Arthrosis of the Finger and Hand Joints
Broadly speaking, arthrosis is the wear and tear of joints. The causes of the damage can be varied and it affects various joints.
Osteoarthritis in the hands mostly affects the end joints of fingers, which develop bony bumps on them known as Heberden's nodes, so-called after the man who first described this type of condition. Also commonly affected are the middle joints of the fingers, which also develop nodes called Bouchard's-nodes.
A distinction must be made between osteoarthritis and chronic polyarthritis (rheumatoid arthritis), which is a systematic disease of the rheumatoid type where the immune system builds anti-bodies against its own tissue. Therefore, increased levels of antibodies known as rheumatoid factor indicate the presence of polyarthritis, but they are not always traceable. In contrast to osteoarthritis, anatomical changes usually occur in the joints in the middle of the fingers and in the base joints, but practically never in the finger-end joints. Because these two diseases are fundamentally different, chronic arthritis and rheumatoid arthritis are described separately. Destructive joint deformation can also occur in connection with psoriasis, but is limited to end joints of fingers.
The cause of osteoarthritis is often natural wear and tear (primary osteoarthritis) thus it affects older people. However, inadequately healed fractures near a joint can prematurely lead to what is usually an isolated occurrence of osteoarthritis (secondary osteoarthritis). Hormonal factors have also been discussed as triggers of osteoarthritis in the middle and end joints of fingers, in which case the majority of people affected are women during the menopause (10 times more likely than men).
Generally, degenerated joints can be treated using a variety of surgical methods. For example, a procedure called a syneovectomy might be performed depending on the extent of the degeneration or its cause. The inflamed membrane on the joints is removed and any adhesions are freed. In addition, any bone growths (exostosis) can be removed. Denervation of the joint capsule is usually also performed at the same time. As a result, the symptoms can be reduced, however, the success of the surgery is often not permanent, so further surgery may be necessary at a later point in time.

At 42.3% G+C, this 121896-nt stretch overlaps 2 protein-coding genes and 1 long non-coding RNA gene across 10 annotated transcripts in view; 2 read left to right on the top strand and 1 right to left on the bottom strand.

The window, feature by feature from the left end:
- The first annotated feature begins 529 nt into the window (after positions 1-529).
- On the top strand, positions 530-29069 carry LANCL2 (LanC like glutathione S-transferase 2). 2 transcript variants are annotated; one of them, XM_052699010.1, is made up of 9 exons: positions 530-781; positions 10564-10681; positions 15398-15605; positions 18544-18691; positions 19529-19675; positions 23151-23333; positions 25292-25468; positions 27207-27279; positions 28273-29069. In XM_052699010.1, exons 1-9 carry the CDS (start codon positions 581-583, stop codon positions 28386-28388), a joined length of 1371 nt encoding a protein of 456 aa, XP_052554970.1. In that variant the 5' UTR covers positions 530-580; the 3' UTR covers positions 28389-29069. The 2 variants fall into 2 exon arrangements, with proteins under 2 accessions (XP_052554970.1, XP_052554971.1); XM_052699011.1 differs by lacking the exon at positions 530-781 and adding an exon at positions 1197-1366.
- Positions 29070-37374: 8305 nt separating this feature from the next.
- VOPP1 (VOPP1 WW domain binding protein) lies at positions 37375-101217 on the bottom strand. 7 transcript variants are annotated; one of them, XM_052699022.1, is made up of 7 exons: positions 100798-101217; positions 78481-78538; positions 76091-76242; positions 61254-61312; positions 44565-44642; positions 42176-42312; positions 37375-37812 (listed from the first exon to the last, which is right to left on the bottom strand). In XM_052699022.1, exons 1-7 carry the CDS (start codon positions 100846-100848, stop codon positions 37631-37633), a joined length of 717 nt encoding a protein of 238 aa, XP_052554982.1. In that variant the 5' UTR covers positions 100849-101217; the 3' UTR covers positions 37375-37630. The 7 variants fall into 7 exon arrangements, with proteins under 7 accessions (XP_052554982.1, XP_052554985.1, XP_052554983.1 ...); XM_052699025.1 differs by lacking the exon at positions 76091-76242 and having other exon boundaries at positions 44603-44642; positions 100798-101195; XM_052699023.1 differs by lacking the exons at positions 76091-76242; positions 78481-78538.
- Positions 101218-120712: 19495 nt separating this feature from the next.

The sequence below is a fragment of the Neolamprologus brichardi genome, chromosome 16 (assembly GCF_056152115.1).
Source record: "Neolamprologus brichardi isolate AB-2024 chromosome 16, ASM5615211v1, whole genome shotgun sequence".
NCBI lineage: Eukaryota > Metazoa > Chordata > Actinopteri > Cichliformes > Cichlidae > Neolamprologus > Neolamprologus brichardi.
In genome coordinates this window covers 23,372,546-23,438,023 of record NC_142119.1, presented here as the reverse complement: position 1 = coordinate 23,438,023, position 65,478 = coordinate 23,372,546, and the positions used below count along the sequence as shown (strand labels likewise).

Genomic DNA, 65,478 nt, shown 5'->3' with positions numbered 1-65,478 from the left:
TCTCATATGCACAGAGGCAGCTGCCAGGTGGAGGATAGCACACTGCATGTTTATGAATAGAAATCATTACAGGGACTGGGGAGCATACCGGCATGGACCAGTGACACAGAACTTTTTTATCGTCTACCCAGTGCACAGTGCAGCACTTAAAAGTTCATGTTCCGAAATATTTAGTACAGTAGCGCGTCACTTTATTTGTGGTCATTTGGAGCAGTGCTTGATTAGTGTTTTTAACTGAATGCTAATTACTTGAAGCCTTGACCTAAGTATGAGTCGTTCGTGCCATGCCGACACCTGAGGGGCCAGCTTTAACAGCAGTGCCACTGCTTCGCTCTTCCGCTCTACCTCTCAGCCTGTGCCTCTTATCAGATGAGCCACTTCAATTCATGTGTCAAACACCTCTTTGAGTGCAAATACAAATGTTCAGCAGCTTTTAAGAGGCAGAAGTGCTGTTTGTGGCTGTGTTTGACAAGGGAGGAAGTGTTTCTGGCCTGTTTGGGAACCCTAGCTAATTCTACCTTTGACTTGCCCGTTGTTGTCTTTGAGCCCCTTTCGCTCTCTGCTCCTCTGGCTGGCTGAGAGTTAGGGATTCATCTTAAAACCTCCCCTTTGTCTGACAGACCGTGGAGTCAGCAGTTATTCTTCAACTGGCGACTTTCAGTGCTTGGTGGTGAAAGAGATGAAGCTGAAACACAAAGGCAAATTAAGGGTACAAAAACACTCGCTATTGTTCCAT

Another option is the replacement of the affected joint with an artificial one. However, this procedure is limited to middle and basal joints of the finger. The tendons and ligaments of the hand must still be intact. Any destroyed or damaged joint surface is also removed in this surgery and the artificial joint is implanted.
Improved finger motion can also be achieved through the implanting of so-called silicone spacers such as those designed by Swanson. These implants do not have any joint structure but ensure the necessary distance between the bones of the affected joints is maintained. Here a good level of flexibility is achievable. This surgical method requires intensive post-operative care and physiotherapy in order to achieve the above mentioned good flexibility.
Finger and hand joints that show signs of advanced osteoarthritis with distinctly limited movement are recommended to be immobilized (arthrodesis) in a functionally advantageous position because this can stop or at least considerably reduce pain. Depending on which joint is affected or the joint's existing state of mobility due to the osteoarthritis, there will be certain functional limitations after surgery. The affected joint is removed and the finger is fixed by wires, screws or plates in such a way that the bones heal together in 6-8 weeks. In general, the finger will then be pain-free. The wires should be removed after a few months while the screws and any plates can usually be left in.